TT-Line Tasmania, LOI ved Flensburger Schiffbau-Gesellschaft, RoPax 2x "Spirits of Tasmania"


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The next generation Spirits of Tasmania

The Hodgman Liberal Government will deliver two new, purpose-built Spirit of Tasmania vessels in 2021, two years ahead of schedule.

The next generation vessels will be more than 30 per cent larger than the current Spirits, with an even bigger increase in passenger and freight capacity.

Premier Will Hodgman said passenger capacity would increase by 43 per cent and freight capacity would increase by 39 per cent.

“These new ships will take things to the next level for our booming tourism sector and economy more broadly,” the Premier said.

“This is a game-changer for our State with every single sailing of the next generation Spirits able to bring an additional 500 visitors, 115 additional passenger vehicles and 85 additional freight trailers.

“Every region will benefit, with our primary producers able to get their produce to market and the arrival of more travellers keen to explore our State.

“It will help to achieve our plan to get more tourists here, staying longer and spending more while they are here. On average travellers on the Spirits stay nine nights longer than air travellers, spend $1,200 more and stay at over twice as many places while they are here.

“This is the single biggest tourism and infrastructure development for our State, and is the product of the extraordinary performance of TT Line and the success of this Government’s policy for the operation of the Spirits.”

The Minister for Infrastructure Rene Hidding said TT-Line had shortlisted a number of international shipyards and was expected to sign a contract in the first half of 2018.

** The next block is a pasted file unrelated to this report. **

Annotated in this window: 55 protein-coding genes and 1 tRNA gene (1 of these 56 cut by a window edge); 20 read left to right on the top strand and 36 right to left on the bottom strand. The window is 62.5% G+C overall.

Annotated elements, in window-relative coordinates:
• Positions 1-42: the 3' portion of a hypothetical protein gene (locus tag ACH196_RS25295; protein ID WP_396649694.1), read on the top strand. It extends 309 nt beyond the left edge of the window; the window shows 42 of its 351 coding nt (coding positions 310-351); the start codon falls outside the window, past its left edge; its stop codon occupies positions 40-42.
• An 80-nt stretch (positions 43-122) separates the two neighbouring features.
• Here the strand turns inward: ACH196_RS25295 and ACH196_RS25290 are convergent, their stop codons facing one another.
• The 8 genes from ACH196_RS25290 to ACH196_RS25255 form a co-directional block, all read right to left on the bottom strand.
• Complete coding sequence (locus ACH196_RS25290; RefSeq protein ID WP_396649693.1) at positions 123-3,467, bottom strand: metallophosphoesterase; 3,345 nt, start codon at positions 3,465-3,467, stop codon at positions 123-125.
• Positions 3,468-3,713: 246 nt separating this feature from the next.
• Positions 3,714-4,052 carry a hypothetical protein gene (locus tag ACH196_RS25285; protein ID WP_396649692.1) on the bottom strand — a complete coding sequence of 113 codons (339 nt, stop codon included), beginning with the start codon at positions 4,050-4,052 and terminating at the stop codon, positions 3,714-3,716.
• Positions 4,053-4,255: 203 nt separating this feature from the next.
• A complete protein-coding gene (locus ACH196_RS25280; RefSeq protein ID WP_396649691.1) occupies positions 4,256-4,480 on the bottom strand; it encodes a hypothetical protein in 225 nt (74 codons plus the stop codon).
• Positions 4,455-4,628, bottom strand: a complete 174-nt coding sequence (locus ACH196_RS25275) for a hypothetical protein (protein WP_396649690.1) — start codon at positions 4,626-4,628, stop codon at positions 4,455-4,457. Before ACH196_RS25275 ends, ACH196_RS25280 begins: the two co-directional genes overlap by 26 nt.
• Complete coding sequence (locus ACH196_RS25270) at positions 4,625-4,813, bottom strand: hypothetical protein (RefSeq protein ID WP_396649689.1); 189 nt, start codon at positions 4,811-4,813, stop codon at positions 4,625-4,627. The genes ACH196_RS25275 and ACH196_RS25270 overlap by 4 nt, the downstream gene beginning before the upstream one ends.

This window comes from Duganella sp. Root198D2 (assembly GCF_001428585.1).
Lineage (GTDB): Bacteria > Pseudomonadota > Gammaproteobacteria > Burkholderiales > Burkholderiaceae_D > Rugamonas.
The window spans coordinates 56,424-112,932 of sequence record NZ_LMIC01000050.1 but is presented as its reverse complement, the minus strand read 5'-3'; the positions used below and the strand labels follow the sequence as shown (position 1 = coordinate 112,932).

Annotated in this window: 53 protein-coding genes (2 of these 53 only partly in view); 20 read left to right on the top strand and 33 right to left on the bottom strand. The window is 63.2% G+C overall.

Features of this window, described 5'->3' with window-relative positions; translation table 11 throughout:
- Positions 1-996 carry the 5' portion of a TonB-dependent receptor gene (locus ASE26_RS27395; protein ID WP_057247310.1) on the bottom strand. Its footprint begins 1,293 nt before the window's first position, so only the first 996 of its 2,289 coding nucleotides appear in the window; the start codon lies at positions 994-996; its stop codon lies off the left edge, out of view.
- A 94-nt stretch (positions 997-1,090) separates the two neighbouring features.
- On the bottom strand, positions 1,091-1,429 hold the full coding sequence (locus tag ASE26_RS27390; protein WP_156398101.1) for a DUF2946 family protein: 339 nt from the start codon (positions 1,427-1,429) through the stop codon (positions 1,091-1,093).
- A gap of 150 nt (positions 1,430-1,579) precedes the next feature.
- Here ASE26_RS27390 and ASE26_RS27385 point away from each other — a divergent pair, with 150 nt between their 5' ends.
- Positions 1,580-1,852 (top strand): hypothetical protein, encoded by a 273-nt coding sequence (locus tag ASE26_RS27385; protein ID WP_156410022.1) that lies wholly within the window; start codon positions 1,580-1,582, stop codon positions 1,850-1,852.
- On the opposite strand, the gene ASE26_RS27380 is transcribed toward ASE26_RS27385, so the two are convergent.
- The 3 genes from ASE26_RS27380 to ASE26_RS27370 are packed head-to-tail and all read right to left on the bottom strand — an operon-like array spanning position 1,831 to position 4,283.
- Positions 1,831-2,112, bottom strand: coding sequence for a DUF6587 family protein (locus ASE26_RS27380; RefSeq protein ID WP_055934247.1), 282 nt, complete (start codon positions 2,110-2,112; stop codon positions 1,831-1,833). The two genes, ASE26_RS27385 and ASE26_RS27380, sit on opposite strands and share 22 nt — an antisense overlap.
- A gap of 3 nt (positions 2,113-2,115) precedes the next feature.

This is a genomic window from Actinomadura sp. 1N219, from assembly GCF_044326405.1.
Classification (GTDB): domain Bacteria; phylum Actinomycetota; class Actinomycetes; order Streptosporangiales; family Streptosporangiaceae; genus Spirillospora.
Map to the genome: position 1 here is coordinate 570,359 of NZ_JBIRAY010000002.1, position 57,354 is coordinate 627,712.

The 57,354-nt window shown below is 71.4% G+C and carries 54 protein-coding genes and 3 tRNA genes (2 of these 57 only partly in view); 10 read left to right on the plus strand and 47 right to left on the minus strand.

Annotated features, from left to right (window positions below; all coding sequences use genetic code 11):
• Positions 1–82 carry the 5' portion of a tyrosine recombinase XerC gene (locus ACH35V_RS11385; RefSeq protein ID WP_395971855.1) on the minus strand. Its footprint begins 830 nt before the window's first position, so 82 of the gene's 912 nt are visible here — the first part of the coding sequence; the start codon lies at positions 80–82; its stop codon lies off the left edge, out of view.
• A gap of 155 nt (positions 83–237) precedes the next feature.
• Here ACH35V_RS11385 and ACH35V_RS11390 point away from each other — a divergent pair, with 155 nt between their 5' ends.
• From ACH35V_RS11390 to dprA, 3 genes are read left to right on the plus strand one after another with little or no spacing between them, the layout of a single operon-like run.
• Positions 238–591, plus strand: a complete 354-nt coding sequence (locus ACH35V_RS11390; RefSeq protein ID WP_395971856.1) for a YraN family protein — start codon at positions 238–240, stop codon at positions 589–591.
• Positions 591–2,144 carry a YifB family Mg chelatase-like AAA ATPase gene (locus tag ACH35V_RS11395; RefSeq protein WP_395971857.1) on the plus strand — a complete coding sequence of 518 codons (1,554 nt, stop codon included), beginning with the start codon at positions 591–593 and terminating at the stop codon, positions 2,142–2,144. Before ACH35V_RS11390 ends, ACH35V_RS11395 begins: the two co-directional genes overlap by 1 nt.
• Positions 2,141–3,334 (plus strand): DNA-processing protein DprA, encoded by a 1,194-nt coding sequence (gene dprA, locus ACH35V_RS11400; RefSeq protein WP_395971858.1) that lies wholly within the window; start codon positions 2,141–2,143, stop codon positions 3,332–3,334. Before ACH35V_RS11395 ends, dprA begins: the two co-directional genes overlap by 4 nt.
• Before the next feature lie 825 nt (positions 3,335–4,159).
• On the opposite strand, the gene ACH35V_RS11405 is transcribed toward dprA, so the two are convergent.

“When we came to Government we took immediate action to invest in the Spirits and increase day sailings,” Minister Hidding said.

“As a result, our $31 million investment has transformed the ships, day sailings have more than doubled and average fare prices have dropped by about 15 per cent in real terms.

“Today, the vessels are near capacity and expert projections show that trend is set to continue.

“To capitalise on this success we are investing in the two new vessels, in what will likely be the largest single procurement process in Tasmania’s history.

“We can do this because of our hard work with the TT-Line which resulted in record profits, with the dividends invested into a special legislated fund, a fund that Labor opposed.

“This means that for the first time Tasmanians will have purpose-built vessels to suit the unique conditions of Bass Strait and the vessel’s 429 kilometre journey.

“While it is unfortunate that there are no Australian shipyards with the capacity to build the new Spirits, we will ensure Tasmanian products are used in the fit-out.”

This investment shows what can be achieved when a majority Liberal Government has a positive plan for Tasmania’s future.

Kilde: Premier of Tasmania


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Operatør: TT Line Tasmania
Rute: Melbourne - Devonport fra 2021

Lengde: 212 meter
Bredde: 31,5 meter
Passasjerkapasitet: 2000 passjerer
Bilkapasitet: 1700 lane meter biler og 2500 lane meter for frakt uniter
Hovedmotor: Dual-fuel.

Consept design

Illustrasjoner: via TT Line Tasmania


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Fra Ferryvolution

Definitely 2018 starts like crazy. Just a week after they secured a giant Ropax for Irish Ferries, German shipyard FSG just signed a letter of intent with TT-Line Tasmania for 2 dual fuel Ropax set for delivery in 2021.

They will be 212m long and 31,5m wide. The estimated cost for these 2 giant will be around EUR 300M.